Various authors have performed atlantoaxial facet joint manipulation in rotatory atlantoaxial dislocation and effected a reduction of the dislocation. Schmidek et al.[21] used a transoral route, Crockard and Rogers[22] employed an extreme lateral approach, and Goto et al.[23] released the atlantoaxial lateral facet joint by a transoral surgery and followed it up by a posterior fixation using interlaminar clamps. Goel et al.[24] achieved a reduction of the fixation with direct joint manipulation and subsequent fixation. Continuous monitoring of the neurological status of the patient is essential during any manipulative reduction. After reduction, some form of cervical immobilization is used to prevent recurrent subluxation. Immobilization presumably allows the stretched or edematous ligaments to heal and to return to their normal length. Full, pain-free motion of the neck should be restored before external immobilization is discontinued.

Phillips and Hensinger[25] recommended a treatment plan that is based on the duration of the torticollis. Patients who have had a rotatory subluxation of <1-week duration can be treated with immobilization in a soft collar and bed rest for a week. Close follow-up is essential. If reduction fails to occur spontaneously, then the patient should be hospitalized and given traction. In patients with rotatory subluxation of more than 1-week duration but <1-month duration, hospitalization and cervical traction are indicated. After reduction, immobilization for 4–6 weeks is recommended. In patients with subluxation of more than one month's duration, cervical traction can be attempted for up to 3 weeks. If reduction does not occur, an arthrodesis should be performed.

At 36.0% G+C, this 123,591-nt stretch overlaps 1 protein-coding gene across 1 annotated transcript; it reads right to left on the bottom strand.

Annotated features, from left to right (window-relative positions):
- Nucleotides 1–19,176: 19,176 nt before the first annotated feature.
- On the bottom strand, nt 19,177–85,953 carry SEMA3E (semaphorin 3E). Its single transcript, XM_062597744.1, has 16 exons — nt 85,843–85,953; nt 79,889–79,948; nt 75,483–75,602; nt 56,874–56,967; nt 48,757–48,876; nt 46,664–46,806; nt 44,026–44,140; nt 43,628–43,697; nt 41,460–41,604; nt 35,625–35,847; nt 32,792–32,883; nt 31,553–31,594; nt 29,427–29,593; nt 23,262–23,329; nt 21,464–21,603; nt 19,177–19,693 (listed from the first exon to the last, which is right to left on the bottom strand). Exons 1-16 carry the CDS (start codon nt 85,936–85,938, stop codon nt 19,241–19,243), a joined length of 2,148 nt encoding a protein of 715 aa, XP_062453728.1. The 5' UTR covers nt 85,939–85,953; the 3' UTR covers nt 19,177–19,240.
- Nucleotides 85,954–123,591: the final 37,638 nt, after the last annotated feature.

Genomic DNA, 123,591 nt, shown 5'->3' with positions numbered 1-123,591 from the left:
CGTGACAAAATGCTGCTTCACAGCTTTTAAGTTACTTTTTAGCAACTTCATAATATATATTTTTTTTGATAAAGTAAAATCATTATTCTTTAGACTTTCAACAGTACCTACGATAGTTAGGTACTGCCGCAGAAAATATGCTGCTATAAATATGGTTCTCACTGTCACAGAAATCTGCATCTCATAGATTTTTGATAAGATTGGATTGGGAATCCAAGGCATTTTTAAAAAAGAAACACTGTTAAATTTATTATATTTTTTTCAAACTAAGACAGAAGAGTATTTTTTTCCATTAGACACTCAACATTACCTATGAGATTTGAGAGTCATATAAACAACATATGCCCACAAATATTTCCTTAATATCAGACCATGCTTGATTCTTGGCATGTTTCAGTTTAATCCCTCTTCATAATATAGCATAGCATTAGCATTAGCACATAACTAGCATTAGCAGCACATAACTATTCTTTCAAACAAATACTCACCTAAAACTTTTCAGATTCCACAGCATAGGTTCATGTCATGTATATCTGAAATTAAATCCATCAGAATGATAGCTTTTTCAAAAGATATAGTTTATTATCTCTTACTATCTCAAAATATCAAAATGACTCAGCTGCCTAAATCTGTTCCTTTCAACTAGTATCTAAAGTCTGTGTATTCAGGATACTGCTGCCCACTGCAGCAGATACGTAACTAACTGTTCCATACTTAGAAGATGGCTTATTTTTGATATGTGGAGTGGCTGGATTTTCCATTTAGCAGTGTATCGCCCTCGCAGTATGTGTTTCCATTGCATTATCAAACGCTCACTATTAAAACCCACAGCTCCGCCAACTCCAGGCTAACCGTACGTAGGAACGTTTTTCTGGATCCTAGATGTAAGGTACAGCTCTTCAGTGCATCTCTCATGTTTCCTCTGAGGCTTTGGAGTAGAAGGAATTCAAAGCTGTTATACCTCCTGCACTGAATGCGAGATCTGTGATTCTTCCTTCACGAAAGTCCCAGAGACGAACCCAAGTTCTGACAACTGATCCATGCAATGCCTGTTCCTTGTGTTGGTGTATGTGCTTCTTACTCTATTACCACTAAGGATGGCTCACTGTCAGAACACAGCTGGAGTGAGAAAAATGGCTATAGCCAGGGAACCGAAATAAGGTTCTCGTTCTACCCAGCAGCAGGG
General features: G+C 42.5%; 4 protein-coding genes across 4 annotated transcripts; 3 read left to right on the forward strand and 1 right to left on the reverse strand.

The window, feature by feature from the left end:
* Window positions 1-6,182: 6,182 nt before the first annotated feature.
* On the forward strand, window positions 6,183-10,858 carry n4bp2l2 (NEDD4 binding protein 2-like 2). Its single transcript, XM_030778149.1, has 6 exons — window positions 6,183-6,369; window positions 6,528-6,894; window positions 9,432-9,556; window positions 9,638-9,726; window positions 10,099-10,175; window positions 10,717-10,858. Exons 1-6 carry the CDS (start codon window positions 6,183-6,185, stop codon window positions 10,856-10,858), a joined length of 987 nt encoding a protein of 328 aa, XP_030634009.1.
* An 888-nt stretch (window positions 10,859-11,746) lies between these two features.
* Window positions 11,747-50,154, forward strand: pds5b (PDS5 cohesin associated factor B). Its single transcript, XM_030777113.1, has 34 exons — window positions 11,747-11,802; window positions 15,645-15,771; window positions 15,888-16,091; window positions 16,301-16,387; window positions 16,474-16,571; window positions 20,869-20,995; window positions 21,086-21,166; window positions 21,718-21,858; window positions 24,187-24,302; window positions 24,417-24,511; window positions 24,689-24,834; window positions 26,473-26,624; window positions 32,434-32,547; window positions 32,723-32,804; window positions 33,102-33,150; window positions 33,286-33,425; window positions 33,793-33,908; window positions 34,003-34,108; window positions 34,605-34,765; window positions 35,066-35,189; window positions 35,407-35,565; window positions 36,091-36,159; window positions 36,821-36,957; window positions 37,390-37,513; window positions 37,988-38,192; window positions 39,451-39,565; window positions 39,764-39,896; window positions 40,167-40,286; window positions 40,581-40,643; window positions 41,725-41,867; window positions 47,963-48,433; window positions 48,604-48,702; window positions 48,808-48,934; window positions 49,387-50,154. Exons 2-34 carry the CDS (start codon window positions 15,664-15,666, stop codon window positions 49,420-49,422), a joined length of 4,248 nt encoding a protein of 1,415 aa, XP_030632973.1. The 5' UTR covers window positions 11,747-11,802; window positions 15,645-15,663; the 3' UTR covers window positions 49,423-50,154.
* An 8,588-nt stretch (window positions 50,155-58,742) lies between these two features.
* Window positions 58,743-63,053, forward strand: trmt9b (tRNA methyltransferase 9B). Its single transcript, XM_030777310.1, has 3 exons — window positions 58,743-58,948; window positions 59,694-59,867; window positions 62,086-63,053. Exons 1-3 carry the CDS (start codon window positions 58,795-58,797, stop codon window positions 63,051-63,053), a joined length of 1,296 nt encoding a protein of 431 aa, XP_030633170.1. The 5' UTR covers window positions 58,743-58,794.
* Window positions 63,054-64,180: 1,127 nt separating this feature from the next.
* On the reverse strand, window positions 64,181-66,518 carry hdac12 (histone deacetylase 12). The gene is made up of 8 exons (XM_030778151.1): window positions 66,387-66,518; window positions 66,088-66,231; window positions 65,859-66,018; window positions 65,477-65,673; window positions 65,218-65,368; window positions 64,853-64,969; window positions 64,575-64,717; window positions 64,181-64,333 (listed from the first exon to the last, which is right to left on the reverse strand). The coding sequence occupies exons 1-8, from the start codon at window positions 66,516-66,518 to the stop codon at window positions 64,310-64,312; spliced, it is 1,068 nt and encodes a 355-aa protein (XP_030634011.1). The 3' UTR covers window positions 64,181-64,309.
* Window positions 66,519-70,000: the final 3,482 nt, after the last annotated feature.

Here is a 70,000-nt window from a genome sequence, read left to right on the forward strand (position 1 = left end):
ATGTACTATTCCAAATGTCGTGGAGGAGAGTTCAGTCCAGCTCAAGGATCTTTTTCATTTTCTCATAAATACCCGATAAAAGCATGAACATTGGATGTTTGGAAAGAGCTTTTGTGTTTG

Treatment protocol

The patients can first be treated with attempts at closed reduction using cervical halter traction or a halo cervical traction for a period of about 3–4 weeks. In case the deformity reduced significantly, an attempt toward conservative observation can be made. The traction can then be removed, and the patient is placed on firm cervical collar for a period of 2 months. If the neck tilt is reduced or treated, the patient can be further observed. Otherwise, it is in the short- and long-term interest of the patient that atlantoaxial fixation is done.

Nonoperative treatment

A number of cases of reducible atlantoaxial facet subluxation can be treated nonoperatively using closed reduction. The patient must undergo a trial of conservative treatment. Due to the relative rarity of the dislocation and only limited reports in the literature, it is not possible to provide an approximate incidence of the event or describe which cases with which injury will recover after conservative or nonoperative treatment. On the basis of reducibility of the dislocation, facet locking can be subdivided into reducible or irreducible types. Some authors advise the use of direct cervical traction or progressive halo brace traction for varying periods. An analysis of the result of traction and modifying the surgical strategy is accordingly carried out. If during the period of conservative therapy, the rotatory dislocation diminishes and remains reduced on dynamic imaging, there is no need for surgery. Immobilization presumably allows the stretched or edematous ligaments to heal and to return to their normal length and function. Full, pain-free motion of the neck should be restored before external immobilization is discontinued. However, we observed that most children tolerated traction poorly, and in none of the cases in the present series did traction result in a permanent repositioning of the facet joints to a normal alignment. Based on our experience, we found that failure of a 2-month period of conservative treatment to restore normal neck stature arguably indicates that surgical realignment should be considered, as proposed. It appears that too much delay can result in local bone fusion that can affect surgery. In all of our patients, closed reduction or a conservative observation had already failed. Although the long-term outcome of untreated rotatory atlantoaxial dislocation has not been elaborately described in the literature, one can expect to find fusion to have occurred in the dislocated position. Delayed lower and midspinal deformities are possible, which will contribute to a patient's head facing straight ahead.